Two FDA-approved cannabis-related medications with medical benefits are nabilone (Cesamet) and dronabinol (Marinol). They are synthetic cannabinoids, not made from the cannabis plant, and are prescribed for nausea, vomiting, and low appetite.
Recommended Foods for a Snack Attack
If you are aware that the cannabis strain or products that you are using may cause the munchies, it’s best to be prepared with some healthy snacks to combat those cravings. We recommend hummus and veggies, cheese and crackers, mixed nuts, popcorn, trail mix, fruit, cereal, or chocolate pudding as semi-healthier options to chips and cookies. Once you have gotten the hang of your cannabis routine, it may be easier to recognize a snack attack and fight it off with a healthy option when prepared.
Why does weed make you hungry?
The munchies happen when THC stimulates your body’s endocannabinoid system in the brain to promote an urge to eat. There is also evidence that cannabis use encourages the production of a hunger hormone called ghrelin.
Will using cannabis often make you gain weight?
As long as your snack choices don’t get out of control while using cannabis, it can actually help you maintain a healthier weight or even lose weight in some cases. Scientific evidence has demonstrated that smoking cannabis may increase metabolism, which can help you burn more calories, resulting in a reduced body mass index (BMI).
The potential pain and stress-relieving properties of medical marijuana may aid in losing weight. You’re much more likely to exercise and maintain a lifestyle when you aren’t feeling intense pain every day.
Stress strongly correlates with weight gain and increased cortisol levels and can be significantly decreased by using certain cannabinoid products. In turn, people who are less stressed and anxious get better sleep and are less likely to suffer from obesity. Cannabidiol CBD, primarily, has been known to help with insomnia. There are many ways smoking weed can help with weight loss, although many benefits may be indirect.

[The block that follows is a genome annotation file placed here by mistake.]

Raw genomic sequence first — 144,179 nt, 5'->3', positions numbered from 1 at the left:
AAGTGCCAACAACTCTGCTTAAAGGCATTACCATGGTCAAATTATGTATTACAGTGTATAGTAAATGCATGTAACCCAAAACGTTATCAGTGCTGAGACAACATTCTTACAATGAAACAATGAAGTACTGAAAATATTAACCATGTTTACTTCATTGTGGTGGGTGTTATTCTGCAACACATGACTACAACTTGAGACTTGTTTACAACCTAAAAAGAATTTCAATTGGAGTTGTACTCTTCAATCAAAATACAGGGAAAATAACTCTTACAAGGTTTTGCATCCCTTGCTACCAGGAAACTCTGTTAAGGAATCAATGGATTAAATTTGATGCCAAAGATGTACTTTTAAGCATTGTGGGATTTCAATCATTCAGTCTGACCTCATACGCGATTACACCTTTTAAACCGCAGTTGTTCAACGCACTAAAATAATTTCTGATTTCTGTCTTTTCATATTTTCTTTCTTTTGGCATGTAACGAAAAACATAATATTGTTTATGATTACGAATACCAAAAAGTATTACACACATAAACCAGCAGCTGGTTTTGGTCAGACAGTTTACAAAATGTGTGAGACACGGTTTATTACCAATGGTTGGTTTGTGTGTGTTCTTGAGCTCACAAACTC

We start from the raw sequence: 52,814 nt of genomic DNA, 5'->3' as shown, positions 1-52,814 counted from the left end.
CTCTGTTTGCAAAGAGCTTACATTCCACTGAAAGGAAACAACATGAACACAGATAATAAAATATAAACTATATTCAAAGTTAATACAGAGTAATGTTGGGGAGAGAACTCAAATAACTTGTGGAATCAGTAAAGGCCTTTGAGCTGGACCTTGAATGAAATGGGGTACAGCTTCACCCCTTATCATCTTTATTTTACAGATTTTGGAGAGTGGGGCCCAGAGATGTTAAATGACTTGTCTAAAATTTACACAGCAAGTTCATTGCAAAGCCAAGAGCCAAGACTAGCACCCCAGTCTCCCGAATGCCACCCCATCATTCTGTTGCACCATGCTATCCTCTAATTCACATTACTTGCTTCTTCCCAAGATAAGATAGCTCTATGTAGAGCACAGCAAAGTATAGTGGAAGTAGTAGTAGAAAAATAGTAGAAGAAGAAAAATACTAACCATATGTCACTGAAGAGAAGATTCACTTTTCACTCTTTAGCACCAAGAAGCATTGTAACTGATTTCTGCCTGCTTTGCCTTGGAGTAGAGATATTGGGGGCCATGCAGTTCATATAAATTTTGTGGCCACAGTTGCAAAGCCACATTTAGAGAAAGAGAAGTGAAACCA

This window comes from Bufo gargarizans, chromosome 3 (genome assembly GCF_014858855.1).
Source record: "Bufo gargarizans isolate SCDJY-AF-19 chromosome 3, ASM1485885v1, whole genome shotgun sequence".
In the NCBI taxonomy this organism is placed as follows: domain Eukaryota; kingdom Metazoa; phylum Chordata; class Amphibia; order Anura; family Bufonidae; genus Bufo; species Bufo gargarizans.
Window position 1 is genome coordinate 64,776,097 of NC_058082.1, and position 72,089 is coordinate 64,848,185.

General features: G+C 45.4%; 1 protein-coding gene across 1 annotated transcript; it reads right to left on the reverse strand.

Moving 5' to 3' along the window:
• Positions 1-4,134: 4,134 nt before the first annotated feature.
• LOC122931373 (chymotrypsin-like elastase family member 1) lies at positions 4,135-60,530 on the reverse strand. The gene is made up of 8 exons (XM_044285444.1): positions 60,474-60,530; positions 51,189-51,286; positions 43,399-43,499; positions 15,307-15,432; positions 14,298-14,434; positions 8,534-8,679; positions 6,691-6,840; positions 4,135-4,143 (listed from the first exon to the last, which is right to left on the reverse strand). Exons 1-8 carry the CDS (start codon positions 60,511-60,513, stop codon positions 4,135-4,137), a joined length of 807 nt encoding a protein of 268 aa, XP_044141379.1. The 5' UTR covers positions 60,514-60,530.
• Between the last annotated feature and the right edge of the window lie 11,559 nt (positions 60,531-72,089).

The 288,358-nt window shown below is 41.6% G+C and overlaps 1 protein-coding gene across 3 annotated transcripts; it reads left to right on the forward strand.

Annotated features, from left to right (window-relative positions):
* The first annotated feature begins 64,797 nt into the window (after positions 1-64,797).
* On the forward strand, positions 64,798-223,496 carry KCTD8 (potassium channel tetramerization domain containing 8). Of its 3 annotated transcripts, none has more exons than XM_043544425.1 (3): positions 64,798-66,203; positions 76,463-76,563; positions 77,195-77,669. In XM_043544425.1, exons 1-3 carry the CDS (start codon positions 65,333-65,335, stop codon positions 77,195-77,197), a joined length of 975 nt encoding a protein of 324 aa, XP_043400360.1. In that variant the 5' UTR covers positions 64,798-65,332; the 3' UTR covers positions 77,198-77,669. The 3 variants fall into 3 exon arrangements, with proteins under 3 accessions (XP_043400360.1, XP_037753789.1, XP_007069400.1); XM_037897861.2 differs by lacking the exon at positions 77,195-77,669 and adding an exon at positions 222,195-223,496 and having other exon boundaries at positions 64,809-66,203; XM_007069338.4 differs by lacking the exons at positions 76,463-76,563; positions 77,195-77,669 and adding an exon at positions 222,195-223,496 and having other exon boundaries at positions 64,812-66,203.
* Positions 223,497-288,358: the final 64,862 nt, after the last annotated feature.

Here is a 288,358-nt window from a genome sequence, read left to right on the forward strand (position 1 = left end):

However, for cancer patients and those needing a strain that stimulates hunger and promotes food intake, there are pure Indica’s that can help enhance eating pleasure and thus gain weight to get healthier. It’s important to remember everything is case by case.
Are there weed types that suppress appetite?
Yes. Cannabis users tend to report that Sativa-dominant strains suppress hunger and “munchies” onset more than Indica strains due to the higher volume of THCV present in Sativa plants. Indica tends to work more as an appetite stimulant.
If you are worried about weight gain with weed, we recommend sticking with a pure or Sativa-dominant hybrid. The terpenes limonene and humulene may also help decrease appetite stimulation.
Does food taste better high?
Possibly. Research shows that THC stimulates the endocannabinoid system and cannabinoid receptors in our brain that regulate emotion, pain, smell, and taste.
Last Updated: March 1, 2023